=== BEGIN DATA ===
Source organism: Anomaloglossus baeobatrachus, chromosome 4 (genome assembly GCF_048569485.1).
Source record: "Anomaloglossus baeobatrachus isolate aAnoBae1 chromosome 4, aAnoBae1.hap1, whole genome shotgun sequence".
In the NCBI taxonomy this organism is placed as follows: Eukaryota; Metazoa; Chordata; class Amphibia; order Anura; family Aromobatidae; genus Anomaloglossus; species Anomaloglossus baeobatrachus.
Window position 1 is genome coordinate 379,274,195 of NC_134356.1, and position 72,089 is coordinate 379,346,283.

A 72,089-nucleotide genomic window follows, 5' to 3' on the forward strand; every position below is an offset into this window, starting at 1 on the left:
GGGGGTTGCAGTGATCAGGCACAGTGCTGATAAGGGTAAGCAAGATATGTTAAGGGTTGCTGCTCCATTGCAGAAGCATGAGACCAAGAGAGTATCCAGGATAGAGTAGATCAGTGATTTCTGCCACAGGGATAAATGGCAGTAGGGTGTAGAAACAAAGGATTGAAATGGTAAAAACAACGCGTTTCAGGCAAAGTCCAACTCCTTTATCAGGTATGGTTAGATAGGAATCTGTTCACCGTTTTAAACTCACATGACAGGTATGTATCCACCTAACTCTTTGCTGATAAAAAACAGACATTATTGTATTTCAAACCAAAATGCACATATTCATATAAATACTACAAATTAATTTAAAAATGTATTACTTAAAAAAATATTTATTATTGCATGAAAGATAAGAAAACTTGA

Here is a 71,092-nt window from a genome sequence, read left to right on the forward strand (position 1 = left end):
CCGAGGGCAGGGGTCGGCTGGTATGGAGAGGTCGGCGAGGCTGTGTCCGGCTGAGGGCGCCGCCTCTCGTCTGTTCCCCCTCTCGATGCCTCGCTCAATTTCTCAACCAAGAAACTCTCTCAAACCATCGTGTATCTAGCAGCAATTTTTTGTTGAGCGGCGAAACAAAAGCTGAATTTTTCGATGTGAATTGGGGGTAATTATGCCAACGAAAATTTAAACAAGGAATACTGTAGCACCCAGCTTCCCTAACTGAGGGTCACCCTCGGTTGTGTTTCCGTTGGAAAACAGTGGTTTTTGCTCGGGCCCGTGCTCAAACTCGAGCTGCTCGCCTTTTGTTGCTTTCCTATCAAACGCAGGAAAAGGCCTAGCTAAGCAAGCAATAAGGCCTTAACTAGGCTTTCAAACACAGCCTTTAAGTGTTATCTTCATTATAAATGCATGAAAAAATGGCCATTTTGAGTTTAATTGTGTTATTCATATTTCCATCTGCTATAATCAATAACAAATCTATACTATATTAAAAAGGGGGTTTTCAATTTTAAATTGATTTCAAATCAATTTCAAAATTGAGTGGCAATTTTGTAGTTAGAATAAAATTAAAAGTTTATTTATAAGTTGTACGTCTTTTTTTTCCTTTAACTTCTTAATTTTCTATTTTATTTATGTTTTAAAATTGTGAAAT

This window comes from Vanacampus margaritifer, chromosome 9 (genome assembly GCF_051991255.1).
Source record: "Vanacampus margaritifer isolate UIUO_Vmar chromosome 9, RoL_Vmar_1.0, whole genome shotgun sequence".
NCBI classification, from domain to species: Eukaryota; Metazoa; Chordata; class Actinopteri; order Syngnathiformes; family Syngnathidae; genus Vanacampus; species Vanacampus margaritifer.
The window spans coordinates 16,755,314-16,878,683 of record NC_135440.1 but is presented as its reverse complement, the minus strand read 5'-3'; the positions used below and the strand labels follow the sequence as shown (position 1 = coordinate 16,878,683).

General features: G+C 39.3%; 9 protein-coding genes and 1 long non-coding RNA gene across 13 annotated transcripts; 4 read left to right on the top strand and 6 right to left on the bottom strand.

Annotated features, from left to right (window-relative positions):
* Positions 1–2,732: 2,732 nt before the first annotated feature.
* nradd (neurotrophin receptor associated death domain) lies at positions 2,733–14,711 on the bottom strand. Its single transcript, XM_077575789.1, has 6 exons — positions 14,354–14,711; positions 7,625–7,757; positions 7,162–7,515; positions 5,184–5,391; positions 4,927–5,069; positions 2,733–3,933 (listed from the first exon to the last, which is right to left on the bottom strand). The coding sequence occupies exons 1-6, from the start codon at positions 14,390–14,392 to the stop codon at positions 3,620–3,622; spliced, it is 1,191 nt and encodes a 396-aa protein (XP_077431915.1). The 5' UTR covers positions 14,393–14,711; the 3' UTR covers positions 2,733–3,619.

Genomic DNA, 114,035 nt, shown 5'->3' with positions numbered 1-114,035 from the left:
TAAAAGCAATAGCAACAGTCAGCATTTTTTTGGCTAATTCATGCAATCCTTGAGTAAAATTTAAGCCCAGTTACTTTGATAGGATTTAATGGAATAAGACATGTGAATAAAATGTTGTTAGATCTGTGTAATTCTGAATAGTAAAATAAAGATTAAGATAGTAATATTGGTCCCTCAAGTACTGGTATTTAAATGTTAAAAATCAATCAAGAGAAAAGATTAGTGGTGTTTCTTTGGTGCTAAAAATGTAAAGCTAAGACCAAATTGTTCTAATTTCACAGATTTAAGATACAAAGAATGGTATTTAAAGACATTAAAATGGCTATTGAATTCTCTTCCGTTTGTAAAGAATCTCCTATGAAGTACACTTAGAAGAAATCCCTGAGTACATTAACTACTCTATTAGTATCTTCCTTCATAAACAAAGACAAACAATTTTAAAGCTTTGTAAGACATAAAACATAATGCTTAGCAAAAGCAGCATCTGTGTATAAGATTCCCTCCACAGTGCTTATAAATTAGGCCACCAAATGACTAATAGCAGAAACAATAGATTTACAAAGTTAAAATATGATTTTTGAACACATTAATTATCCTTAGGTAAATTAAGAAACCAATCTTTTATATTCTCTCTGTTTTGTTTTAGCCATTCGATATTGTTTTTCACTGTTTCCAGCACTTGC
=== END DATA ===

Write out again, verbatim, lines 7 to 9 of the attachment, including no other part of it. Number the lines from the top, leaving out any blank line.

Here is a 71,092-nt window from a genome sequence, read left to right on the forward strand (position 1 = left end):
CCGAGGGCAGGGGTCGGCTGGTATGGAGAGGTCGGCGAGGCTGTGTCCGGCTGAGGGCGCCGCCTCTCGTCTGTTCCCCCTCTCGATGCCTCGCTCAATTTCTCAACCAAGAAACTCTCTCAAACCATCGTGTATCTAGCAGCAATTTTTTGTTGAGCGGCGAAACAAAAGCTGAATTTTTCGATGTGAATTGGGGGTAATTATGCCAACGAAAATTTAAACAAGGAATACTGTAGCACCCAGCTTCCCTAACTGAGGGTCACCCTCGGTTGTGTTTCCGTTGGAAAACAGTGGTTTTTGCTCGGGCCCGTGCTCAAACTCGAGCTGCTCGCCTTTTGTTGCTTTCCTATCAAACGCAGGAAAAGGCCTAGCTAAGCAAGCAATAAGGCCTTAACTAGGCTTTCAAACACAGCCTTTAAGTGTTATCTTCATTATAAATGCATGAAAAAATGGCCATTTTGAGTTTAATTGTGTTATTCATATTTCCATCTGCTATAATCAATAACAAATCTATACTATATTAAAAAGGGGGTTTTCAATTTTAAATTGATTTCAAATCAATTTCAAAATTGAGTGGCAATTTTGTAGTTAGAATAAAATTAAAAGTTTATTTATAAGTTGTACGTCTTTTTTTTCCTTTAACTTCTTAATTTTCTATTTTATTTATGTTTTAAAATTGTGAAAT

This window comes from Vanacampus margaritifer, chromosome 9 (genome assembly GCF_051991255.1).